MALVEAUX: Don Lemon is monitoring some of the other top stories that are coming into THE SITUATION ROOM right now, including new video that is just getting in.

Don, what are we looking at? What do we know?

LEMON: Yes, Suzanne, we told you just a few moments ago about Julian Assange's release on bail today. Well, he just spoke again in Suffolk, England, just a few moments ago.

Let's play part of that for you, and you will see the camera moving around to get a better view of Assange. I want to you take a look at this.


JULIAN ASSANGE, WIKILEAKS FOUNDER: We have also heard today from one of my U.S. lawyers yet to be confirmed, but a serious matter that there may be a U.S. indictment for espionage coming from a secret U.S. grand jury investigation.

QUESTION: What more can you tell us about that side, the U.S. prosecution?

ASSANGE: We only know the statements by Holder and this rumor which is yet to be confirmed. Obviously, extremely serious, and one of the concerns that we have had since I have been in the U.K. is whether the extradition proceeding to Sweden which is occurring in a very strange and unusual way is actually an attempt to get me into a jurisdiction which will then make it easier to extradite me to the United States.


LEMON: OK. But he has to stay at the home of a friend. There are some stipulations. He has to wear an electronic monitoring bracelet, and he has to check in.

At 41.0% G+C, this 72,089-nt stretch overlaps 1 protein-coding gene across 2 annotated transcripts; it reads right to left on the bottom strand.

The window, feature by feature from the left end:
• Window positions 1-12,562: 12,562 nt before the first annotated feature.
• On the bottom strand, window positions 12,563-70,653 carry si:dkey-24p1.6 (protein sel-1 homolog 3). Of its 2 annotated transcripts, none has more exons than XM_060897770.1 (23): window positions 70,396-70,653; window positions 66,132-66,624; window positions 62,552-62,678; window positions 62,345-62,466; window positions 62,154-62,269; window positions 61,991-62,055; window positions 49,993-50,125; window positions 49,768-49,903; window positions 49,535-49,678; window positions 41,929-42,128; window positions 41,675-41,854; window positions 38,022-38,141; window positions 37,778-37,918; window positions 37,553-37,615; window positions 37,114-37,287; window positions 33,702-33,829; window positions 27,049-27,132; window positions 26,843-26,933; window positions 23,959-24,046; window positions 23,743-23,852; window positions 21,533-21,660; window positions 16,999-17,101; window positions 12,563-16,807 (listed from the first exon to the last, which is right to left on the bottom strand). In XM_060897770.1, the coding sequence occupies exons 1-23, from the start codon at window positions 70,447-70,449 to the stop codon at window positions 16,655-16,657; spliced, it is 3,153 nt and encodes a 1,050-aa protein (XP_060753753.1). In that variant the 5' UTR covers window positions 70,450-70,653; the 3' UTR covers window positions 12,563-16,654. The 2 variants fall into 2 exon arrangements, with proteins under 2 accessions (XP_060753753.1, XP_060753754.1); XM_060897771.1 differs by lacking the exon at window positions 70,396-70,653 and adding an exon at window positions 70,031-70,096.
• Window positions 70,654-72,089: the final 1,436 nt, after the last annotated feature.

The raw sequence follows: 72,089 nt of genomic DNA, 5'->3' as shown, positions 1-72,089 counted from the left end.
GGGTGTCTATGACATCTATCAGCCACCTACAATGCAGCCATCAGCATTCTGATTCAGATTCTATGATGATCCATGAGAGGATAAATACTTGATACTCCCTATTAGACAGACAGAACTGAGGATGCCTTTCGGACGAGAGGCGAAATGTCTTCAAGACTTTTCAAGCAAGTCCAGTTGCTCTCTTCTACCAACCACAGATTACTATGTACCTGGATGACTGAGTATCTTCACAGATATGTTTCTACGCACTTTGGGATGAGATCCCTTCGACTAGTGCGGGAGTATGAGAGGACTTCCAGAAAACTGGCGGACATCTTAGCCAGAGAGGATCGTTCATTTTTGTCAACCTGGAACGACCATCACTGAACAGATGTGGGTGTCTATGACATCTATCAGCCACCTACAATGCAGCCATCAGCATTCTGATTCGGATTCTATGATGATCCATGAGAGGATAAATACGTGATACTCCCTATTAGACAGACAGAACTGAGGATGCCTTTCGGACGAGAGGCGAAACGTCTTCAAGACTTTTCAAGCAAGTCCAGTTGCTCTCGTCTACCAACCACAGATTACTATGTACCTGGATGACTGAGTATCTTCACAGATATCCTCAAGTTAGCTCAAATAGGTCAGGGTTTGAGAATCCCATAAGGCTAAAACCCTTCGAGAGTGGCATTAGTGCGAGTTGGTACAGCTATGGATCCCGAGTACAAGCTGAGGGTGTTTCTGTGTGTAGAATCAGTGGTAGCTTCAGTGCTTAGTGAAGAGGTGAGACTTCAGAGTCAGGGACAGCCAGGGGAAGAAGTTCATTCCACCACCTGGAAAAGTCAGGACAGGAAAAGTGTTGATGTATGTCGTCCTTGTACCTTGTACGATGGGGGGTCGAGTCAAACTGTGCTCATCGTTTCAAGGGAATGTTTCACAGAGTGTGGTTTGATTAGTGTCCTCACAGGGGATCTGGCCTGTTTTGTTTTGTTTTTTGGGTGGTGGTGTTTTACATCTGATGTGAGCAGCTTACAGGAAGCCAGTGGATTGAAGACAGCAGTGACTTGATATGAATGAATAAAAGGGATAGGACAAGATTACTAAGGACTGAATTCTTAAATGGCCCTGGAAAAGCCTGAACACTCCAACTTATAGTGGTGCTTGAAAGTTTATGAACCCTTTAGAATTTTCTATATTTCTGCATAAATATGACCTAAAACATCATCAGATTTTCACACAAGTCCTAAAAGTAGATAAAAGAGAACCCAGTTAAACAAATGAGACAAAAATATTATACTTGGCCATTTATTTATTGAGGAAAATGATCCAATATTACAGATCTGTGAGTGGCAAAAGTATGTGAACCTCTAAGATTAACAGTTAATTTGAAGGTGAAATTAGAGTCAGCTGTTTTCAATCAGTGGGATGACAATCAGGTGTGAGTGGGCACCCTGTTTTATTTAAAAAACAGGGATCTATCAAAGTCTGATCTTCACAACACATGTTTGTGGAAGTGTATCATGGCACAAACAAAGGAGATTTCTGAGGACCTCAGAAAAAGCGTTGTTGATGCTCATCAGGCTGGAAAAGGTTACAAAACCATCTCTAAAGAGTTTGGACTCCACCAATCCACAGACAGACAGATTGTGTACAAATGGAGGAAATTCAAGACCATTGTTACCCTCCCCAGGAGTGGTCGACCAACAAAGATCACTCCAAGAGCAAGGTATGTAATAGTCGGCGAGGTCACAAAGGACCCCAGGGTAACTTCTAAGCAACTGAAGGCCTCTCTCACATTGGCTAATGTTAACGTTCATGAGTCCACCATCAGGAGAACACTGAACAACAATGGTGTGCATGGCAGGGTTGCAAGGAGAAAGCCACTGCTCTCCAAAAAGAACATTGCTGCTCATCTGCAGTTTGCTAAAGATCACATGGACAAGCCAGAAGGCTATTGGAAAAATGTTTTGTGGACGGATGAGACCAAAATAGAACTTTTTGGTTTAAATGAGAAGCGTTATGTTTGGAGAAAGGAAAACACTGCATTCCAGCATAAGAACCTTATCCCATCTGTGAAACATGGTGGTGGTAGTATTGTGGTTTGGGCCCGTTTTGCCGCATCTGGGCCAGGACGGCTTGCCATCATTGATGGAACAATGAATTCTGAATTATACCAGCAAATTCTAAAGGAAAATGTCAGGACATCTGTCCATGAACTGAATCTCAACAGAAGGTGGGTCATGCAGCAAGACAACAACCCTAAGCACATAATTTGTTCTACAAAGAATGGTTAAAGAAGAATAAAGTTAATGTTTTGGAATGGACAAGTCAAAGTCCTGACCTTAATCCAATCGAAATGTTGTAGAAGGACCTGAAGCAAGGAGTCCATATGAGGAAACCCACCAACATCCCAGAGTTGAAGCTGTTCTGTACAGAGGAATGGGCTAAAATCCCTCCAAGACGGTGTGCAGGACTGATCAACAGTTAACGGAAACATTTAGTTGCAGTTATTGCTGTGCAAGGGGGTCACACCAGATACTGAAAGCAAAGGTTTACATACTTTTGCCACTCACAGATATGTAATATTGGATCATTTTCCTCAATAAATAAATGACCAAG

Assange is expected to be back in court next month. Again, new sound from Julian Assange.

The Israeli Air Force shut down an unidentified flying object above a nuclear plant in the desert. The object appeared a designated no-fly zone. The Israeli Defense Force says it has not found the debris yet to determine what it is, but the military says it followed procedure went the object was spotted.

Honda is recalling 1.3 million cars. About 143,000 of them are in the United States. They are the Honda Fit cars made in 2007 and 2008. Honda says there is a potential problem with the low beam headlight headlights. However, the company says no accidents have been reported because of it -- Suzanne.